Pregnancy can be scary: Your body’s changing every day, you’ve got strange symptoms and pains, and it’s hard to know what’s normal and what’s not. Now, imagine heading to the doctor for a routine checkup and being told you have a rare complication that could be extremely dangerous for both you and your baby.
Today’s issue of the New England Journal of Medicine documents a patient’s experience with vasa previa, a condition in which the blood vessels that connect the fetus and the placenta end up close to or across the opening of the cervix, underneath the fetus—putting them at risk of rupturing during labor or vaginal delivery. It also contains some crazy photographs, so we can get an up close and personal look at what this condition really looks like.
The short article, part of NEJM‘s Images in Clinical Medicine series, focuses on a 37-year-old woman who visited her obstetrical clinic for an ultrasound at 27 weeks. The ultrasound revealed a low-lying placenta, meaning that the placenta was located low in the uterus, close to the cervix. This isn’t usually a problem all on its own (although it can be), but that’s not all the scan revealed.
Doctors also noticed that “rather than being inserted centrally on the placenta, the umbilical cord was affixed to the fetal membranes and tracked the surface of the membranes to the placenta,” the authors wrote. Further tests revealed blood vessels covering the cervical opening, indicating vasa previa.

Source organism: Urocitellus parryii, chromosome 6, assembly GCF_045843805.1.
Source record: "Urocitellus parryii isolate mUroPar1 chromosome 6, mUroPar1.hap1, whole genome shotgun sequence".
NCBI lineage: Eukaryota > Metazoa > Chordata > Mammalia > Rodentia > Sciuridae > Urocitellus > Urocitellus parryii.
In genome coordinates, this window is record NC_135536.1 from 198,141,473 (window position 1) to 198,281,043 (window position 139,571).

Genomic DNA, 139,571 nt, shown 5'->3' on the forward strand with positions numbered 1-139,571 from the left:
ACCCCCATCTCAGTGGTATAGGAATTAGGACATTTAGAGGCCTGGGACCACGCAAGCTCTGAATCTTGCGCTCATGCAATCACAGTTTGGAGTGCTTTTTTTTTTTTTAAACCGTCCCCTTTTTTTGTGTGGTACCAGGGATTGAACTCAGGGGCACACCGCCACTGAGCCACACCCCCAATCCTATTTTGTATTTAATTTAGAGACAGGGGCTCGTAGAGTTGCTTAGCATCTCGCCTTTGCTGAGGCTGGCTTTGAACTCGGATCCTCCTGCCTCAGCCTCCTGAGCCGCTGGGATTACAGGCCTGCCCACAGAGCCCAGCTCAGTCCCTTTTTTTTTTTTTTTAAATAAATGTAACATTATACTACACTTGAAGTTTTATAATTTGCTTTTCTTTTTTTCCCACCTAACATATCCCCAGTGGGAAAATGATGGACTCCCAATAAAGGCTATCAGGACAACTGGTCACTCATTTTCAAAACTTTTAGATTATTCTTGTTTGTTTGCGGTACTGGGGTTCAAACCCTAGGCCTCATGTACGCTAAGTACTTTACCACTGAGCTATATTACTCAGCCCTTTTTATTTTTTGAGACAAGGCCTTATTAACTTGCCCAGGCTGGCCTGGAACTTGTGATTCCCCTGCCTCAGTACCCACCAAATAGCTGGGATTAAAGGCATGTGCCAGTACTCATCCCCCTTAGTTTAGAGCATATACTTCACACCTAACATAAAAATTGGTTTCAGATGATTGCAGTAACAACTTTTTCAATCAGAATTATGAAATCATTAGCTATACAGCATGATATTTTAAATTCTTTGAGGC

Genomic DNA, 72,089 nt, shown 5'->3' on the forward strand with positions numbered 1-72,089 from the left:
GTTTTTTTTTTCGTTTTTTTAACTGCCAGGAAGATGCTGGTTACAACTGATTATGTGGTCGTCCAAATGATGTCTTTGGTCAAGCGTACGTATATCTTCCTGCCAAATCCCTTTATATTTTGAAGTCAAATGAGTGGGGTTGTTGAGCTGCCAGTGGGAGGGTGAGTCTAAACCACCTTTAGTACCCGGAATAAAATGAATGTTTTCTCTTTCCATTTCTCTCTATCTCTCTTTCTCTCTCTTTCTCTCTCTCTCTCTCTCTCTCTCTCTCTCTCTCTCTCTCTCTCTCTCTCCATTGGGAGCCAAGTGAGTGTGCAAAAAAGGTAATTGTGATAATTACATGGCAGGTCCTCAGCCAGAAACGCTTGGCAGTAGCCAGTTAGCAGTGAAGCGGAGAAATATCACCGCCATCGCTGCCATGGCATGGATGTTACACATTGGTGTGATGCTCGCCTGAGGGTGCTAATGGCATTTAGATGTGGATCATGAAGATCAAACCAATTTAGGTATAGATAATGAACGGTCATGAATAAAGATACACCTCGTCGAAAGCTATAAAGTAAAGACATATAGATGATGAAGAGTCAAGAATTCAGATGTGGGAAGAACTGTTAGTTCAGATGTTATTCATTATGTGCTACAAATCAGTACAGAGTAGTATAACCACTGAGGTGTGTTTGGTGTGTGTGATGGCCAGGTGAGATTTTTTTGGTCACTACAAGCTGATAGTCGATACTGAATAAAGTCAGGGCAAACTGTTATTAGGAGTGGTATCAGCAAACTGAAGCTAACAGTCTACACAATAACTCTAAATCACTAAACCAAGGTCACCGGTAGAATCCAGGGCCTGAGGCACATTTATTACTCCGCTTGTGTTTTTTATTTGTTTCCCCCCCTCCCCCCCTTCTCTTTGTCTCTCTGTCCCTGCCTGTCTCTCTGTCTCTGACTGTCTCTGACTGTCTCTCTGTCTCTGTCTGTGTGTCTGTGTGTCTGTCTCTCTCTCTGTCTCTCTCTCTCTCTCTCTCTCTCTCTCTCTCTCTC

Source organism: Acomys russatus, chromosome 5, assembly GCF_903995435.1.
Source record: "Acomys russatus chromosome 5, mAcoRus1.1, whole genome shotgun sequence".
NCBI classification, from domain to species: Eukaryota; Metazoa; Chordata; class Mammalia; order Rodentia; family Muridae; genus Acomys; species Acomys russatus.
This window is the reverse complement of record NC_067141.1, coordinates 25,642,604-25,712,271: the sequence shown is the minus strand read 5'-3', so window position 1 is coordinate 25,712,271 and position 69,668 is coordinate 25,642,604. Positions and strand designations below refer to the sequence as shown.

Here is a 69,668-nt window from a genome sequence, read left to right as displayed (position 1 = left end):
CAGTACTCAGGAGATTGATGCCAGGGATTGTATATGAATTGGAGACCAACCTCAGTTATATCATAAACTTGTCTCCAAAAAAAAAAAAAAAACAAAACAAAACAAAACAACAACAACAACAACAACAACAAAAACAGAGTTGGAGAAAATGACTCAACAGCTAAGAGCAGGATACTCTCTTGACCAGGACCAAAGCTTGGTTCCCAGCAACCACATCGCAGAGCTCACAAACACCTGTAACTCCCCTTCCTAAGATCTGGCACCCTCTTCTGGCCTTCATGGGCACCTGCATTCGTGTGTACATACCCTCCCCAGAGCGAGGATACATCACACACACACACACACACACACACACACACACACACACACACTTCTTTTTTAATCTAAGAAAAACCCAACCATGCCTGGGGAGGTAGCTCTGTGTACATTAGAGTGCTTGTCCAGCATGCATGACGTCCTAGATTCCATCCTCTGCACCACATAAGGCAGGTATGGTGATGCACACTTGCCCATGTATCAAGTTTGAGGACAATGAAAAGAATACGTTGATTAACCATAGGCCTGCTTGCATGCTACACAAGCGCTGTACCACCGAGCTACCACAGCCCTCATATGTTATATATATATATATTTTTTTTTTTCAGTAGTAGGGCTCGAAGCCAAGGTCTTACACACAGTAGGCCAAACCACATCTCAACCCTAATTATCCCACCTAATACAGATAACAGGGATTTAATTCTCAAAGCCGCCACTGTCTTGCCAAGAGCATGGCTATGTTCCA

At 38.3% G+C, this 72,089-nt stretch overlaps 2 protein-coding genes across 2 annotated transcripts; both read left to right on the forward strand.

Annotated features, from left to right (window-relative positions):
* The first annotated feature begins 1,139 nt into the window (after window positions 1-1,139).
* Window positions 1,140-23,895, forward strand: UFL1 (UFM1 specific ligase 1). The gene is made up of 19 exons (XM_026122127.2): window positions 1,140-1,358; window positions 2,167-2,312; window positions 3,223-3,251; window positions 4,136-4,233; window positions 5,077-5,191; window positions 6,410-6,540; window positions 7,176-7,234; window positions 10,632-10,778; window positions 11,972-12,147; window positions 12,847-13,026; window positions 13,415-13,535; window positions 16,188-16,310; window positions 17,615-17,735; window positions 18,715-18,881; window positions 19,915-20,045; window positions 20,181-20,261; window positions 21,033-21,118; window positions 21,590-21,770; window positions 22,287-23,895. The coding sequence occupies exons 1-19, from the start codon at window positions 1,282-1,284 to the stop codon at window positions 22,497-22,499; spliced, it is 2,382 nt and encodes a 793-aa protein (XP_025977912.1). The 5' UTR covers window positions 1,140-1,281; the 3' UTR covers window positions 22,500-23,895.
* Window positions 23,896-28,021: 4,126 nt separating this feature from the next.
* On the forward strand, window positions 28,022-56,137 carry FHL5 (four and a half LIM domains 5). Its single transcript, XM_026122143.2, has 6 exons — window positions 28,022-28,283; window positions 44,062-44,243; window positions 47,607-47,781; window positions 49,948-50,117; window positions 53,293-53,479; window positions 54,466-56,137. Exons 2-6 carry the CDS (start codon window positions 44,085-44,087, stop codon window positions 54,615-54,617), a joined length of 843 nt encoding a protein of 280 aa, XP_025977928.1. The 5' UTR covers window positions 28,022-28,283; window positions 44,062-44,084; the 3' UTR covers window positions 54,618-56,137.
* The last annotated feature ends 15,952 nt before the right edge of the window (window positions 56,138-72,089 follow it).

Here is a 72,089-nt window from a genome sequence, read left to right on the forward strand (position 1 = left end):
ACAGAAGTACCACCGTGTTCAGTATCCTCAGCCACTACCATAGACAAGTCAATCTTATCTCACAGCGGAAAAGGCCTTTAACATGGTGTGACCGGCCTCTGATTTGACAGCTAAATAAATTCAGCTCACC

According to the International Vasa Previa Foundation, this condition can cause serious fetal blood loss if these blood vessels tear when the cervix dilates or membranes rupture during labor or birth. It can also cut off oxygen if the vessels become pinched as they’re compressed between the fetus and the walls of the birth canal.
When vasa previa is identified, doctors generally recommend a cesarean delivery as soon as the fetus’s lungs are fully developed. The woman from the article underwent her scheduled C-section at 34 weeks, which is when her medical team was able to snap these incredible photos.
One image shows blood vessels crossing over the membrane covering the fetus’s head, while the other shows the exposed vessels merging to form the umbilical cord. (In a normal pregnancy, the vessels are completely contained in the umbilical cord and protected by a gelatinous substance called Wharton’s jelly.)
Vasa previa is rare—occurring in about one out of every 2,500 pregnancies. There are often no symptoms at all before it’s diagnosed via ultrasound, but it can occasionally cause painless vaginal bleeding in the second or third trimester. (To be safe, always report bleeding during pregnancy to your doctor!)
If vasa previa isn’t caught before a woman gives birth, fetal mortality rate is as high as 95%. Blood loss can be dangerous for the mother as well. But as long as vasa previa is spotted before a woman goes into labor (which is generally the case in developed countries, thanks to routine prenatal care) she and her child can be protected with careful monitoring and a C-section delivery.
In this case, the baby was born with transient tachypnea (a temporary breathing disorder common in pre-term infants) but recovered quickly. Both mom and baby were ultimately discharged home—with some really interesting hospital photos as souvenirs!
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